It is recommended that managers/supervisors inform all of their employees about this policy in writing and in person. For more assistance learning how to educate individuals about the policy, please contact Human Resources or the Office of Violence and Substance Abuse Prevention.
A tobacco-free campus generates less waste and supports UCM sustainability efforts.
Tobacco-free campuses prepare students for future tobacco-free workplaces.
The national standard for colleges and universities is transitioning toward campuses which do not permit smoking or use of tobacco products. Over 1000 colleges and university campuses across the nation are now smoke or tobacco-free, including many in Missouri. Many potential UCM students are seeking tobacco-free environments.
In October 2012, the UCM Board of Governors approved revisions to the Tobacco Use Policy after considering a recommendation by a university committee that was created to fulfill a request by the university president to evaluate the current Tobacco Use Policy 1.2.120. The 13-member committee made up of students, faculty, staff and bargaining unit members conducted research among other public and private institutions about best practices, and solicited input from campus during the fall 2011 semester.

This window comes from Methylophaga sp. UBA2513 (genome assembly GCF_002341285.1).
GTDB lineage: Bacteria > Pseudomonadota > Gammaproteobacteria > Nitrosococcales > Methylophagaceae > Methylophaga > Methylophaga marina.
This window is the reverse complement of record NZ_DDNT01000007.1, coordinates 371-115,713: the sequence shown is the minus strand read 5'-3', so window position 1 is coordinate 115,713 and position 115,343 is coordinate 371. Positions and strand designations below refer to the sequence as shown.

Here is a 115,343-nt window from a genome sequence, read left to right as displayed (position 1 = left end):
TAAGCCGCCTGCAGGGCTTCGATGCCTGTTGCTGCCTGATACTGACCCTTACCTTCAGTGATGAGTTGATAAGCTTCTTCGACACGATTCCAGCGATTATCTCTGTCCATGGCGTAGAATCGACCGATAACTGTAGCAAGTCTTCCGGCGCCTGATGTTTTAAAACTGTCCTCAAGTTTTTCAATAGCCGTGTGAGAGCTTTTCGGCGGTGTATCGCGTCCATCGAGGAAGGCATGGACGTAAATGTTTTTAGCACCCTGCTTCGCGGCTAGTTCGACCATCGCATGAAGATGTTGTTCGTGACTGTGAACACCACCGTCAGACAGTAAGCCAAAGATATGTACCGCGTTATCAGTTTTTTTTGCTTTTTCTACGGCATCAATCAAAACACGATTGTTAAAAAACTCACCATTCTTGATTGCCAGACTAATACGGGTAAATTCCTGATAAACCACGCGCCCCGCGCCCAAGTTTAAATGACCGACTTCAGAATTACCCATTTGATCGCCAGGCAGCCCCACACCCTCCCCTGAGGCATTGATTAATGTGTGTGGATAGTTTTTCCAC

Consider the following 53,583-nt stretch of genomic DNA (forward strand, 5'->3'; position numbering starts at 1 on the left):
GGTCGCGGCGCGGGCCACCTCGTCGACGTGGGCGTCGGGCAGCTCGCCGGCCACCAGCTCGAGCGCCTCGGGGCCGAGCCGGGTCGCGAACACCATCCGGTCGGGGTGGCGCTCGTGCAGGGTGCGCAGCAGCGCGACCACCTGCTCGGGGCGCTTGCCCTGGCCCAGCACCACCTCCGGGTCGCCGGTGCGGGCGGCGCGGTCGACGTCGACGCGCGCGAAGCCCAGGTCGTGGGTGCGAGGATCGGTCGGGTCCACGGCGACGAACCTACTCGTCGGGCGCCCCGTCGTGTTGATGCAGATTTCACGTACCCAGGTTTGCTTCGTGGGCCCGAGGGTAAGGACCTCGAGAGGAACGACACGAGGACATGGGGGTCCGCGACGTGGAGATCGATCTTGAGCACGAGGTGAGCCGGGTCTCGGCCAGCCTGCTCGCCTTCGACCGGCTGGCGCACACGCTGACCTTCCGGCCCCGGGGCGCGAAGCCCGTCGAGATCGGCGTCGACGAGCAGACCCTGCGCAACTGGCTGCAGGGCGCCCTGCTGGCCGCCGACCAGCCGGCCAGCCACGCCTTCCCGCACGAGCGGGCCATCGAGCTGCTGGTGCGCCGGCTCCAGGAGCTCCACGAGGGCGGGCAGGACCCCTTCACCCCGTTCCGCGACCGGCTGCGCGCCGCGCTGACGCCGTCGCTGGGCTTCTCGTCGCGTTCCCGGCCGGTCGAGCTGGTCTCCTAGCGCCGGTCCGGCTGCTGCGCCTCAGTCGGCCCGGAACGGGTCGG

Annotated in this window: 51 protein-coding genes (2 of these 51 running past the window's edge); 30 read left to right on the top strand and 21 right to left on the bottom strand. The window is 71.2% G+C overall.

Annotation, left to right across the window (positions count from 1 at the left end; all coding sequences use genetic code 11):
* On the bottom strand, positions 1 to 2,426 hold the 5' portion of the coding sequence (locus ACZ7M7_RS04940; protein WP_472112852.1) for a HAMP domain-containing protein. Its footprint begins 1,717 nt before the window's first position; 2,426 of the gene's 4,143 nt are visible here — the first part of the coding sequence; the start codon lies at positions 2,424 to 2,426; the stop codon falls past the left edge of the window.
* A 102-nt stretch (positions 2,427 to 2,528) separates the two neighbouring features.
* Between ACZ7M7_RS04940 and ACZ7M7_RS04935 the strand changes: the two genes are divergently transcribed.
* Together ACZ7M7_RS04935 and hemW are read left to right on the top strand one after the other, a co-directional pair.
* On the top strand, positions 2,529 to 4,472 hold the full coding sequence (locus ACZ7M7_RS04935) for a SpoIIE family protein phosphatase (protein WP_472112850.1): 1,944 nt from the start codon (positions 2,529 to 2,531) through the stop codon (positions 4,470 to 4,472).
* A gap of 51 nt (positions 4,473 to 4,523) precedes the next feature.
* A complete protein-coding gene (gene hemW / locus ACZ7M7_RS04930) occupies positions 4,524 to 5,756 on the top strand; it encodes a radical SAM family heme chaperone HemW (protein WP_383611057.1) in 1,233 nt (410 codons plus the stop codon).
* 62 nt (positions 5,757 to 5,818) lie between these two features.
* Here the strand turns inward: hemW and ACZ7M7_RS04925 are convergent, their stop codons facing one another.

As an educational institution, UCM is committed to providing programs that educate and support individuals who are considering becoming tobacco-free. In addition to informational programs, print and web materials, the university offers tobacco cessation programs.
Some individuals use nicotine replacement such as patches, lozenges or gum to be more comfortable through the day. Others find it helpful to do deep breathing exercises, take a brief walk, or delay their tobacco use by doing another activity.
Your opinion and feedback are very important to us. We want to help you understand the policy and answer your questions. Please contact the University Policy Office for assistance.